Saturday, 30 November 2013

No danger of the sincerest form of flattery

Today was mostly a pyjamas and lazy day.  I was out really late last night with friends, slept in this morning, and felt supremely unmotivated to do much of anything.  Hello, internet!

I was reading a thread on Ravelry where the person in question had asked a question about beading a particular shawl.  I’ve only beaded one knitted item, so I clicked the picture to find the project and read the description of beading. 

One of the great things about Ravelry (and I was tempted to leave my typo as Revelry) is that you can click names and get taken to that person’s profile.  I scrolled through her projects to find the shawl, and was glad to see that she had a few pictures of the shawl from different angles on a dress-form, styling it by draping or tying it in several ways.  She had written up a complete list of her modifications, including bead weight and placement, and a short how-to of the beading method she’d used.

I favourited the project and then jumped back to her project page.  It took a couple of minutes to load, as she had over a hundred projects listed, and as I scrolled through, admiring her photography and  the styling of the various items, which were mostly accessories, I found myself wondering about her wardrobe.  The wardrobe not shown, the one the accessories had been made to augment.

Almost everything had been made in a solid or semi-solid colour.   I compared her projects to mine, which are RARELY one colour.  I gravitate towards the variegated skeins, affectionately known in my group of knitterly friends as clown-barf.   I do own some semi-solids, but mostly not.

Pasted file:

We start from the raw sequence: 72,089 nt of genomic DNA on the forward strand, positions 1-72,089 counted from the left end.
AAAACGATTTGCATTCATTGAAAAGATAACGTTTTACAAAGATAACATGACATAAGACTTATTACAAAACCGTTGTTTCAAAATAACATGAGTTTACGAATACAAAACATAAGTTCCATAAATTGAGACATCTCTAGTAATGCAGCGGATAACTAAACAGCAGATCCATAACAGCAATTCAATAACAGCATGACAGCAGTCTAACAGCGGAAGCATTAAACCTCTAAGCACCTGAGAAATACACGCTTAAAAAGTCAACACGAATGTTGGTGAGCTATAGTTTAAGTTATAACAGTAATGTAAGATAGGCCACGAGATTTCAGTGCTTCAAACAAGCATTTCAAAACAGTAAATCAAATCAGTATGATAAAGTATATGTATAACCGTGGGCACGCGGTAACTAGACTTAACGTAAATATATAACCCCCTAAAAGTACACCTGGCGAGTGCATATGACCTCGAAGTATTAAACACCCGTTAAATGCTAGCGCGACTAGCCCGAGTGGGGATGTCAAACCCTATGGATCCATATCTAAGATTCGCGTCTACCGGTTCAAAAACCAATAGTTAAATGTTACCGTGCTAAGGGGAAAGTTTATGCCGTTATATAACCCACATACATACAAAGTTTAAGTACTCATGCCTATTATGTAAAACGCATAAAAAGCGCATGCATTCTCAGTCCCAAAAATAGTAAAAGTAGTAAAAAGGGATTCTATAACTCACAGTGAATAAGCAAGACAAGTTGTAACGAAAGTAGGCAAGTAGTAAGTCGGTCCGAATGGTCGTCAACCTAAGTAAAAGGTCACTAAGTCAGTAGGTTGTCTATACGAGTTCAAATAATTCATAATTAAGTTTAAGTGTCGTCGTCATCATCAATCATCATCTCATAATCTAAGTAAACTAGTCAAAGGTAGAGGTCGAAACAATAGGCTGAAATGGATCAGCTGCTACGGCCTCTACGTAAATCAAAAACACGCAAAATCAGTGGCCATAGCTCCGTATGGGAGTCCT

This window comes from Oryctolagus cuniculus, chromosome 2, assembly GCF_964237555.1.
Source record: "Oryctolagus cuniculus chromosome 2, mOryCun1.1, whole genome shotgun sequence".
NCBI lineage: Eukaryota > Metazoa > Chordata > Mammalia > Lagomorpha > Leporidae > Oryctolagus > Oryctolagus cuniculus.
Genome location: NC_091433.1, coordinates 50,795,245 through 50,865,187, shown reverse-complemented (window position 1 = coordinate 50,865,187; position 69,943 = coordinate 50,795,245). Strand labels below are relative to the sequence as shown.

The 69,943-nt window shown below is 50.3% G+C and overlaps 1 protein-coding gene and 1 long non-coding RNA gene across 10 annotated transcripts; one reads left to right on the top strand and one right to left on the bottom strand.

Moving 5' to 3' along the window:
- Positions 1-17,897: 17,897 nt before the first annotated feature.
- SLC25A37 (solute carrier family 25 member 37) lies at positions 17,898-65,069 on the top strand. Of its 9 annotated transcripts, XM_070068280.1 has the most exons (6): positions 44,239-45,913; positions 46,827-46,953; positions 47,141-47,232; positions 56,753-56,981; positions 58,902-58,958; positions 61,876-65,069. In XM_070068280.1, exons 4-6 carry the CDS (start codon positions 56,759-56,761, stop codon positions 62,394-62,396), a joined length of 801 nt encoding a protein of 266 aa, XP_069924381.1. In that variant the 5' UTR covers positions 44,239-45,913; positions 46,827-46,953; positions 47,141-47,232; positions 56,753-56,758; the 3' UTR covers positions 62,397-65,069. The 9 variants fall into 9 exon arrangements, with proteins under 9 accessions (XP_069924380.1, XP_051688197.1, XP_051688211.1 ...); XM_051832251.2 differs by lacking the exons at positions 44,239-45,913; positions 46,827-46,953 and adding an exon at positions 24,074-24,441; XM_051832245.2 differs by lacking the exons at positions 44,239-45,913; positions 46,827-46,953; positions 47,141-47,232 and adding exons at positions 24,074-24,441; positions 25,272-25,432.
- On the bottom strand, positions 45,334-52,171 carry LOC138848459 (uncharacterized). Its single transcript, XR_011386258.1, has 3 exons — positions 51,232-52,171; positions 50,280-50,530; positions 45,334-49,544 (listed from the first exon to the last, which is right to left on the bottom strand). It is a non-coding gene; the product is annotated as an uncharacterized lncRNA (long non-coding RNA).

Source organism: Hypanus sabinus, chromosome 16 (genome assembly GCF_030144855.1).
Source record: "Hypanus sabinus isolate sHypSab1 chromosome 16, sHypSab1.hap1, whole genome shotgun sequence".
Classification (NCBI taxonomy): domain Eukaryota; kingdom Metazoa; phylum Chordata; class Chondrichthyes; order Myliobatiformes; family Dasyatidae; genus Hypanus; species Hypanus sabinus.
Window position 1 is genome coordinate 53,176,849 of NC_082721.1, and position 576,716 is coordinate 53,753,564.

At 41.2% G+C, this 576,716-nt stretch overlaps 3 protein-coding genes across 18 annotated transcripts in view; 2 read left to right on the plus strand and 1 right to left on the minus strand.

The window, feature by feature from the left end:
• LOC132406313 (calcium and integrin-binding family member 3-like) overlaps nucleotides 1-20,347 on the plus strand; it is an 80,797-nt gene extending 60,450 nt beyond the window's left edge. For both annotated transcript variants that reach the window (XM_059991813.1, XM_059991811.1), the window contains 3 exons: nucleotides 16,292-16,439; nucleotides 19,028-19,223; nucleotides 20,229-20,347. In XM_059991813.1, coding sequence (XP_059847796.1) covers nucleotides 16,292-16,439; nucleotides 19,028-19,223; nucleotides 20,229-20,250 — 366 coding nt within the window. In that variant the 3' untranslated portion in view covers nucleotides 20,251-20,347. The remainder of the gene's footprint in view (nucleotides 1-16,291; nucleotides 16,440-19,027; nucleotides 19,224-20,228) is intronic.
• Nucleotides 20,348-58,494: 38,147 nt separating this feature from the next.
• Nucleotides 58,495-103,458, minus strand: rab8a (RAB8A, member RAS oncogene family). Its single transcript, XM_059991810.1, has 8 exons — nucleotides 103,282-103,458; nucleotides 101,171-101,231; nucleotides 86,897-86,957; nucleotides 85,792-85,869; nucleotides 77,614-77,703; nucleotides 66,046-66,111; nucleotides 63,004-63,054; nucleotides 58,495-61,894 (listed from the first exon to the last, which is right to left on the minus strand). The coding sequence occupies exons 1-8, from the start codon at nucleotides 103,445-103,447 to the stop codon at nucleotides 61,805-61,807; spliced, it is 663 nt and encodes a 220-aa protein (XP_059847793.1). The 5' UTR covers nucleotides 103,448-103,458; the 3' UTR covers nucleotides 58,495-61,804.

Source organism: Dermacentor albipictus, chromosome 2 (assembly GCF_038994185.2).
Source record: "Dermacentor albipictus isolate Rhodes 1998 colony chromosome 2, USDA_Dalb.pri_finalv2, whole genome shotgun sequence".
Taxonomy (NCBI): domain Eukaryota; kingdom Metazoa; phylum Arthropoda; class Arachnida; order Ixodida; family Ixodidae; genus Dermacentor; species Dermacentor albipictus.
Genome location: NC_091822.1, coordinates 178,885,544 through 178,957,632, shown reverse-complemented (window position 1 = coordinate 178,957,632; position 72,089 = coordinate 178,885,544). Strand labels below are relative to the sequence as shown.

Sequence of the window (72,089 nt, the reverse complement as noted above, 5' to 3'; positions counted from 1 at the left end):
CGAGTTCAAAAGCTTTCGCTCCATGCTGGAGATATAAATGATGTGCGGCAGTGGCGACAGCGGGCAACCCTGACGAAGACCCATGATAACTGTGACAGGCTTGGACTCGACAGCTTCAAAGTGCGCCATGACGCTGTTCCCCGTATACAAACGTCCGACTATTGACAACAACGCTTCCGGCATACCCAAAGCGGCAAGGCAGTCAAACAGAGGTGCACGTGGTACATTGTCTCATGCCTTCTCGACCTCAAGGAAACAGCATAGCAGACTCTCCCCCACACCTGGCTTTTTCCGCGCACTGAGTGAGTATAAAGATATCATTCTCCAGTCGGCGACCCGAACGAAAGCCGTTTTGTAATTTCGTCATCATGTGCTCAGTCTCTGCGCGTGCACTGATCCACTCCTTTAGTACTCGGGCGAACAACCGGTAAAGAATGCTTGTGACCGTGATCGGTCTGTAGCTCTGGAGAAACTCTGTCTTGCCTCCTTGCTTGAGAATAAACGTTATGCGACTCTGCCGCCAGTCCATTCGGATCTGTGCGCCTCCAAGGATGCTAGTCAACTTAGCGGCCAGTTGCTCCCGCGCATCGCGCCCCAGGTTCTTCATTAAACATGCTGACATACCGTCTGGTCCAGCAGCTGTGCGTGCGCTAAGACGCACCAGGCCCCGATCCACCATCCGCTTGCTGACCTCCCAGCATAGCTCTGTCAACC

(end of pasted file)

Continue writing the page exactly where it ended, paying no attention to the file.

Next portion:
Not only were they solid or semi-solid, they were almost universally neutral.  There were a couple of pops of orange and chartreuse, but overwhelmingly gray and navy and cream and camel.   I closed my eyes and let my brain free-associate.  

Classic.  Minimalist.  Zen.   Restful.

I even found myself imagining the knitter, because she does not appear in her project pictures.  In my mind’s eye, she was well-dressed.  Expensively dressed.  The close-ups of her knitting showed even, well-defined stitches, lace that had been blocked hard to show the beauty of the pattern, an appreciation of something well-made, of high quality materials and workmanship.  I went to her flickr account to see more of her knitting photos, and her photography is the same.  The background is not competing with the item.  Cream walls, blonde wood surface.  The items that are photographed with jewellery or other items are also chosen for the simplicity of the accent.  Pearls.  A single leaf.  Such precision.

I couldn’t help comparing my own photos to hers.  In the summer, most of mine tend to be outside.  Yarn nested in a container garden, which almost certainly has at least one bright flower.  Draped over chairs, or with a smiling kid modelling.  There’s a chaos about them.  A lot going on, visually.  And again, multicoloured yarns make multicoloured items.

I found myself, momentarily, feeling inadequate in comparison.

Fortunately, that feeling only lasted a minute or two.  I remembered that both knitting and photography make me happy.  Colour makes me happy.  So does movement, and the unexpectedness of things. 

I love to look at the beauty of a Japanese garden, but I would rather spend time in the overgrown English cottage garden in my own backyard. 

I could learn from this person, but I’ll never be her.  And I’m okay with that.

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